Independent studies consistently rate our region’s traffic among the worst in the country, with local drivers sitting in traffic twice as long as the national average. But traffic is about more than our frustration commuting to work each day. Our County’s economic plan relies on Metro (Bus, MetroAccess for the disabled, and rail). With over 50% of our land set aside as protected green space (the Ag Reserve and parks) and another 40% of land set aside for single-family homes, new businesses and residents need to be near Metro stations. Even new development not planned around Metro stations assumes access to rapid transit to and from those stations. The Red Line is truly the double economic spine of Montgomery County.
Thousands of people ride the Metro each day, with approximately 35,000 people boarding at District 16 Red Line stations alone. Metro is not just important for these riders, but also reduces traffic for those driving to work and for our future economic prosperity. But both in reality and perception, Metro is struggling. Maryland contributes approximately $450 million in taxpayer funds to Metro each year so we have an important role to play in improving Metro.
Marc brought renewed attention to Metro in Annapolis. He co-founded the WMATA-Metro Work Group—a group of legislators committed to supporting and improving Metro and doing the ongoing work of providing increased oversight of Metro. He also passed legislation (HB 300) which studies Metro ridership in Maryland to help improve state policy decision-making. The first report was released in 2015 and it will be updated every five years. Marc also recognizes that Metro is one of the only mass transit systems in the country without a dedicated funding source. No transit system can survive on fares alone and Metro is no different. In the long-term, a regional dedicated funding source must be found. Finally, Marc is working with legislators from around the region on a new safety oversight commission—fulfilling a federal requirement for Metro,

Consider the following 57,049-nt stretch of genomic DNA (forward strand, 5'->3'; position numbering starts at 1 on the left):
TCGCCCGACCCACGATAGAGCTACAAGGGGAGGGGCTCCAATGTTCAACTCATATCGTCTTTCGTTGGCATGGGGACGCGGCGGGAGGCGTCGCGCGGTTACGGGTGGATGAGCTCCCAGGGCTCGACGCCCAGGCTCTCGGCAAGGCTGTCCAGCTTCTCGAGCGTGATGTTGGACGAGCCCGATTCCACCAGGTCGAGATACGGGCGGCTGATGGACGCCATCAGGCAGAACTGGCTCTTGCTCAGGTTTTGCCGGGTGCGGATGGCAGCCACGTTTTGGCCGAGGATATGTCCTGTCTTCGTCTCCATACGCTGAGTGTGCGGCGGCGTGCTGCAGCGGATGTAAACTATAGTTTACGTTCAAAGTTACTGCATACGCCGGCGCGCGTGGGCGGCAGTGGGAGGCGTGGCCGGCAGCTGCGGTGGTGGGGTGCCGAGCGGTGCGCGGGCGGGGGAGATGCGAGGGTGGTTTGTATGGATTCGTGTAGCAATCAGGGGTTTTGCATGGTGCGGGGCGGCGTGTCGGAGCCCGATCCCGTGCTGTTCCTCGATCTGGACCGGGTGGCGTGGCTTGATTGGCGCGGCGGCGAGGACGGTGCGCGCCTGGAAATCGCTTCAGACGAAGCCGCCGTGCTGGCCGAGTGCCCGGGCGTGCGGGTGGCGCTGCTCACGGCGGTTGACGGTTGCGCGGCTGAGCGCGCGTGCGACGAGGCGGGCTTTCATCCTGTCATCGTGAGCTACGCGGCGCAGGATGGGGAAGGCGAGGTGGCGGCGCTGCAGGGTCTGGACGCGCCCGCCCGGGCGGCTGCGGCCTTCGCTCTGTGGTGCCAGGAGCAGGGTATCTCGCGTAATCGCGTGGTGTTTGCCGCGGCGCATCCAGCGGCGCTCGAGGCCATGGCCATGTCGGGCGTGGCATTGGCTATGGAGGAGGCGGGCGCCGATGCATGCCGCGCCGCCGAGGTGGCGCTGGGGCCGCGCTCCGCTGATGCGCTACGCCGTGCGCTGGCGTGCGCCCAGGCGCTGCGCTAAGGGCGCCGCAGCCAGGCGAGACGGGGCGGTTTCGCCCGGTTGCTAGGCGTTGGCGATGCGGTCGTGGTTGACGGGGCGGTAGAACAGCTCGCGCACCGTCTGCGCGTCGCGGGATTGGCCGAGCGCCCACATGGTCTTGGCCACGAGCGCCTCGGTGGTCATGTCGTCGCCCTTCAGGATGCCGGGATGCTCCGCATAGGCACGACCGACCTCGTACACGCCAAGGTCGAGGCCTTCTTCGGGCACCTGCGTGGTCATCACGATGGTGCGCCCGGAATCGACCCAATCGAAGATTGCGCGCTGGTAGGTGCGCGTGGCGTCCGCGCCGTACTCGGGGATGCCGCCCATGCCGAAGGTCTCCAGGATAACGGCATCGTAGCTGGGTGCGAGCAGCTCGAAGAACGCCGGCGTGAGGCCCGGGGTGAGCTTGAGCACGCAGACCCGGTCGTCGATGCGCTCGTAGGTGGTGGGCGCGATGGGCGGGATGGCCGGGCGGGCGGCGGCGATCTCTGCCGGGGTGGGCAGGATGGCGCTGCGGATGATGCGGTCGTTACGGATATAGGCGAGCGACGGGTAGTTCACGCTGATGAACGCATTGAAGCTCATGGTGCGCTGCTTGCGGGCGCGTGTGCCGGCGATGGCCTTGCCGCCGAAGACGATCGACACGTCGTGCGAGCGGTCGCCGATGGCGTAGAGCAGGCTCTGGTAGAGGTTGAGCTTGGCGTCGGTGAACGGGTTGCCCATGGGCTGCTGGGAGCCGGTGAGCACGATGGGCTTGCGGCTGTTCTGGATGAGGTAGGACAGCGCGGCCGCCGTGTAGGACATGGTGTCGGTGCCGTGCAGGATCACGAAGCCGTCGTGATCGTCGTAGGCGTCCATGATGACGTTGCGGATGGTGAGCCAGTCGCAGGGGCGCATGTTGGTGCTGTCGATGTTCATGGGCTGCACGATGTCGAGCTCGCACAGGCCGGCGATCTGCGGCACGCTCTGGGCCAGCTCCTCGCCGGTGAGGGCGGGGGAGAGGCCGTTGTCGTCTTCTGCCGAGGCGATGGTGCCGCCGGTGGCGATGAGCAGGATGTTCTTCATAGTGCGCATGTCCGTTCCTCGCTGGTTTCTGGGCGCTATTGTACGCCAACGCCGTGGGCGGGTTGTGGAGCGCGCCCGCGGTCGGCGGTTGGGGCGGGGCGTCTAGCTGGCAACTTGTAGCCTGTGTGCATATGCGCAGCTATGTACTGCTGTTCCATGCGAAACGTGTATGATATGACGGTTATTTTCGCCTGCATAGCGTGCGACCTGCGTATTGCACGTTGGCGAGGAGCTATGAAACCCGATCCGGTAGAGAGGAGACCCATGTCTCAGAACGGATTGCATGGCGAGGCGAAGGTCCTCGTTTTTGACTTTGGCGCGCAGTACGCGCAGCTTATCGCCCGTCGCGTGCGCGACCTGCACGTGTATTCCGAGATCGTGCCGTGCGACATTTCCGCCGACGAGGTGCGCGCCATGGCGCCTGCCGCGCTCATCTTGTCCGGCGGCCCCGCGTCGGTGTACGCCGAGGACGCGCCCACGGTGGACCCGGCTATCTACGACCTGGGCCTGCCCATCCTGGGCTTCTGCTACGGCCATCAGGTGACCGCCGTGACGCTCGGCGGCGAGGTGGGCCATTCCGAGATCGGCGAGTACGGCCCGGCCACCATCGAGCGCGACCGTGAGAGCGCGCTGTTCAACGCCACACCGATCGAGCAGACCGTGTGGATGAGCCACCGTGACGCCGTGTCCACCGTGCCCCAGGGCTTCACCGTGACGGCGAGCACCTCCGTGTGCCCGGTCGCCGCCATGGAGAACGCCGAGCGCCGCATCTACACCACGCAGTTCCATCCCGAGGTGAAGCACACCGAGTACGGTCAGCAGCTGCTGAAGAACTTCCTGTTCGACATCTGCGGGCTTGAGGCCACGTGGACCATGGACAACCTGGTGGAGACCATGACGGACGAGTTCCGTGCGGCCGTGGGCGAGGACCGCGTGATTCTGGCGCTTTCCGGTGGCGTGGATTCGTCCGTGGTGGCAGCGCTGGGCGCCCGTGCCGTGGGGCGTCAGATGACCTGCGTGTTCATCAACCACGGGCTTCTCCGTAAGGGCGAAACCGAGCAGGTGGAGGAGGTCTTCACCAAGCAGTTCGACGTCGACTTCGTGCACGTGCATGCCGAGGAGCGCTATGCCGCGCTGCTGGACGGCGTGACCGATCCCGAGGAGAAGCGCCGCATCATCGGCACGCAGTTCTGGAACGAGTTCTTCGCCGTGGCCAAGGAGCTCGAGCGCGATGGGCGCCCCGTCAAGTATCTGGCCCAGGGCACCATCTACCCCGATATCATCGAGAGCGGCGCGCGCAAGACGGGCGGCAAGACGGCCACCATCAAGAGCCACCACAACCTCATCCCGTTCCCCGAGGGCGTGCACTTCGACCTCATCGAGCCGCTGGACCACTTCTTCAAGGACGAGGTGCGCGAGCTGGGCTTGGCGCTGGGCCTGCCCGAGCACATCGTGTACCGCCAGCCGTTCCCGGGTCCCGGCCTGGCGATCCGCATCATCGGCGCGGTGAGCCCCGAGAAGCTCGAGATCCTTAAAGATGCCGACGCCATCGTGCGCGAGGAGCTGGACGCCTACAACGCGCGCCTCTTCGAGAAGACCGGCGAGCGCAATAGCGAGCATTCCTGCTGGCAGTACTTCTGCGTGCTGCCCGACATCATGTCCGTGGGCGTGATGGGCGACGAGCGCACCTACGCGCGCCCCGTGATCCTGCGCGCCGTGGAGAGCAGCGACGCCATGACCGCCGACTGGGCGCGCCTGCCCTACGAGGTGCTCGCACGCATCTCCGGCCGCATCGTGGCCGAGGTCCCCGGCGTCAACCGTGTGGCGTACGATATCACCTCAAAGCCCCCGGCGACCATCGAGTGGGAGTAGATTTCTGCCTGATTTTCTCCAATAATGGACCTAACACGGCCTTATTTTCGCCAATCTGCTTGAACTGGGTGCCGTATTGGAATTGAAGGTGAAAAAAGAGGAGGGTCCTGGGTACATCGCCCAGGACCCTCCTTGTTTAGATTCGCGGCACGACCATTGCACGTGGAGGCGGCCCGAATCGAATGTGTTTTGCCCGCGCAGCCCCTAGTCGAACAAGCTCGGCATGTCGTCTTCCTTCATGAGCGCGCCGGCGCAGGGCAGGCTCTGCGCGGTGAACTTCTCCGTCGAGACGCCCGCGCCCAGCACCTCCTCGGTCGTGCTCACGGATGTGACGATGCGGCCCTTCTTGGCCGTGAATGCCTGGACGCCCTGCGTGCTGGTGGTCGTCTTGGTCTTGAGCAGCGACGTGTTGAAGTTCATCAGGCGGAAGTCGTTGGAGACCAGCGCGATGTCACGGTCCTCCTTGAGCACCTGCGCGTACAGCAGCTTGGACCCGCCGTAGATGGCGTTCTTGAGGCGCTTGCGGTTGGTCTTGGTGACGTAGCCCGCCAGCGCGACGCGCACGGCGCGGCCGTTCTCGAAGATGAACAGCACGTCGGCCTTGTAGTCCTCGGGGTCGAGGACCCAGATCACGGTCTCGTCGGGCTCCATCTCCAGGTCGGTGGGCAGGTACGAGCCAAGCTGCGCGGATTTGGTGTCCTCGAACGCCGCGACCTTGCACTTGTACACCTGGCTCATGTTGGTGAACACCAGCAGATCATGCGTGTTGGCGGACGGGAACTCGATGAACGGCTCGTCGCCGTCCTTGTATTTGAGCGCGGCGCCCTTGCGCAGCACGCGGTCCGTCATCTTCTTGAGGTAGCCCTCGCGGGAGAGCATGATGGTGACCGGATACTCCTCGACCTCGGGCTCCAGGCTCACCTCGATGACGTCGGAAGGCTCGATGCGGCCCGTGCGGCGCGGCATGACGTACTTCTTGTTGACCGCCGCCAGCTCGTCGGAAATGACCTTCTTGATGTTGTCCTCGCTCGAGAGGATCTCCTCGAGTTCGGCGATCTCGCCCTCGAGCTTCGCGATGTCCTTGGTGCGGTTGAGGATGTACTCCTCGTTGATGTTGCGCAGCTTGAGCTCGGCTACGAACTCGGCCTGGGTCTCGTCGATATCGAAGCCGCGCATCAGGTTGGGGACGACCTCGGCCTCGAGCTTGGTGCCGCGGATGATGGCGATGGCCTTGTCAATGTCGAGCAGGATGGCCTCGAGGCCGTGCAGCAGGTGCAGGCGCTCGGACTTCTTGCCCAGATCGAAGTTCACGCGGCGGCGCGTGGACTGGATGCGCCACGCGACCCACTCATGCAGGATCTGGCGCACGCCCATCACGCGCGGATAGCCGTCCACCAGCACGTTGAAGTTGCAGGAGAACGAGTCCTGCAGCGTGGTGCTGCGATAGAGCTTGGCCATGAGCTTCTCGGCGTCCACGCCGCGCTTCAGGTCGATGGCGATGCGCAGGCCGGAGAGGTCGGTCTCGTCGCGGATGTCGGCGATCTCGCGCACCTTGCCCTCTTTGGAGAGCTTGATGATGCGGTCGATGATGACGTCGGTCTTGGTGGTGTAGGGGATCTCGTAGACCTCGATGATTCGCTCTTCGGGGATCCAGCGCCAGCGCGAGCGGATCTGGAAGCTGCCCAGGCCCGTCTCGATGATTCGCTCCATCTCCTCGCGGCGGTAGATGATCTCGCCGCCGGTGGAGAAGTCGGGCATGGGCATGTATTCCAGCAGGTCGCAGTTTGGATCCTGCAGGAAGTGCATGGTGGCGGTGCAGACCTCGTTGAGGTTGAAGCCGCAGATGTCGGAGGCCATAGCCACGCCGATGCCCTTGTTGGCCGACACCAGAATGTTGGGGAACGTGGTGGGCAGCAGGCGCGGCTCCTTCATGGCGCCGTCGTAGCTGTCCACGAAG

Marc supports important new transportation projects such as BRAC improvements around the Walter Reed National Military Medical Center at Bethesda and the Purple Line—which is now going forward but requires close oversight because of its complicated financing structure. These projects must be funded and move forward in an environmentally sensitive way. In particular, the Purple Line will mean fewer cars on the road and will intersect three Metro lines, greatly increasing access to mass transit for those not commuting in and out of Washington, DC each day.
Marc also supports funding to maintain and improve the existing transportation network. From structural bridge repairs to filling potholes, Maryland has neglected its transportation infrastructure for far too long. The state and local projects backlog is in the tens of billions of dollars. Marc supports restoring Highway User Revenue, the local share of the state gas tax, to pre-recession levels to help pay for basic road maintenance and has supported multiple increases in funding the program since starting in Annapolis. Marc also voted in favor of legislation to require that transportation projects be scored in a transparent matter to make sure transportation dollars are being appropriately spent.